The Southern setting is very important to the story for a few reasons. First off, the "good man" the grandmother keeps talking about seems to be the sort of person from the past, and not necessarily what we would consider a good man. There are a few suggestions in the story that the grandmother grew up on a plantation and came from a family of slave owners. This creates her subtle racism throughout the story, such as with the boy they pass on the side of the road and the watermelon story she tells. Her idea of a good man is a bit off compared to what the everyday person today thinks of as good.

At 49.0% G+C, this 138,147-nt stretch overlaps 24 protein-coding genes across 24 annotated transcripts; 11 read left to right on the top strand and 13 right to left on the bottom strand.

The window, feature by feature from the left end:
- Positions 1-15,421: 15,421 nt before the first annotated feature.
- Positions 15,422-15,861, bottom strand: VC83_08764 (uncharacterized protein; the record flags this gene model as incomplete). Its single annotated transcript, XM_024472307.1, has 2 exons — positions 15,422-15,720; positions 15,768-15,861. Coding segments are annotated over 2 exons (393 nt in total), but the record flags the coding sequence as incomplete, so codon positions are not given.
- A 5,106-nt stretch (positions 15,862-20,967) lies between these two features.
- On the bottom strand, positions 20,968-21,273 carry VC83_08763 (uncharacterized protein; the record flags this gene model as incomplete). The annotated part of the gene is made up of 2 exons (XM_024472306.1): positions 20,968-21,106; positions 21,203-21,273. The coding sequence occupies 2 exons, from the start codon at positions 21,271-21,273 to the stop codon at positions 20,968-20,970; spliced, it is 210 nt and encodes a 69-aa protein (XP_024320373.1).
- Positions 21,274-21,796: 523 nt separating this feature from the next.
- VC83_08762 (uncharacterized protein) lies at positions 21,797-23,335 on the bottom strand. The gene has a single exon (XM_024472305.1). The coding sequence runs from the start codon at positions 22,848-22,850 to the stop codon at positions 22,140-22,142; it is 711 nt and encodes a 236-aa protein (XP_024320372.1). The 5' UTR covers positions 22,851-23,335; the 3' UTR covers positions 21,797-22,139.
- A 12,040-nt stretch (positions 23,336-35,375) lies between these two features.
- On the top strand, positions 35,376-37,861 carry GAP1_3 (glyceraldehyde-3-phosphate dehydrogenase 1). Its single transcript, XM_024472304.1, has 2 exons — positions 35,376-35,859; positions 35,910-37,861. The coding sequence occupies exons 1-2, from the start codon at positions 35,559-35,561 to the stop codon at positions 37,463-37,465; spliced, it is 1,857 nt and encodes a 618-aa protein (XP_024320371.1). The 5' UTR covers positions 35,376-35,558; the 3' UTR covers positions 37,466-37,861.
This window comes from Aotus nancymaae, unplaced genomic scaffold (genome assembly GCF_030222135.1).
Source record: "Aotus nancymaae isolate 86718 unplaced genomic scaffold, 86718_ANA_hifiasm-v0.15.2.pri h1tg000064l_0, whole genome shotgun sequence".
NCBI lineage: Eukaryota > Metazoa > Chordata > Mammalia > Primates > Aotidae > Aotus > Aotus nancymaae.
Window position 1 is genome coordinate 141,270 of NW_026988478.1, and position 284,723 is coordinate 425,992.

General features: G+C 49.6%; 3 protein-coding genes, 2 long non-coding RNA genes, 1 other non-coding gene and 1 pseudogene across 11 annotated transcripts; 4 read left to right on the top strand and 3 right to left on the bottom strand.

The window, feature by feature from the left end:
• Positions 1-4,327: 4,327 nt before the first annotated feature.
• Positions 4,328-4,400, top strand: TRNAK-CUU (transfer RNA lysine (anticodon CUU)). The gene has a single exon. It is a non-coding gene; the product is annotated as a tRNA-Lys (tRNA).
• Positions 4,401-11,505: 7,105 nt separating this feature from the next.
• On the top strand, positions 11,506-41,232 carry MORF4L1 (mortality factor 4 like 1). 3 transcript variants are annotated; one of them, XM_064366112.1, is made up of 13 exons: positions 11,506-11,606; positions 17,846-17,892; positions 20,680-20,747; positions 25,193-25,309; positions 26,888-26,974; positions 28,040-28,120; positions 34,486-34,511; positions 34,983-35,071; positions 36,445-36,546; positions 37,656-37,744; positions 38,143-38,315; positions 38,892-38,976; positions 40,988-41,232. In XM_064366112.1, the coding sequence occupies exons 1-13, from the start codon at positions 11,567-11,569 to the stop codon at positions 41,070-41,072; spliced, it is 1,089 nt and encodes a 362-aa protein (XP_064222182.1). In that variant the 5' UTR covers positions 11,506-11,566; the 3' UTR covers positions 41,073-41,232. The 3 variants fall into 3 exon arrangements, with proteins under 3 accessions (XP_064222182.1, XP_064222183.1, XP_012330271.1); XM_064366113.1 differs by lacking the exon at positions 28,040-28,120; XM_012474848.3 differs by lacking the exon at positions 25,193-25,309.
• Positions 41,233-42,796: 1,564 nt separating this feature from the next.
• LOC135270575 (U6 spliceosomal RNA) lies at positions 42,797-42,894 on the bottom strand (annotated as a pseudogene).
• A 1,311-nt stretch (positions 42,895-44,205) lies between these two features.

As for how her ties to the past are keys to the action, first you have to realize how manipulative she is. She wants to visit a plantation she remembers, but knows her son won't go. So she manipulates the children into helping her by mentioning the secret room full of valuables. Once she has the kids on her side, they complain until her son finally agrees. They drive on this dirt road for a while, when the grandmother realizes she has it all wrong; the plantation she remembers is nowhere near there. Rather than admit she made a mistake, she lets him keep going, leading them to the crash and then the run-in with The Misfit.
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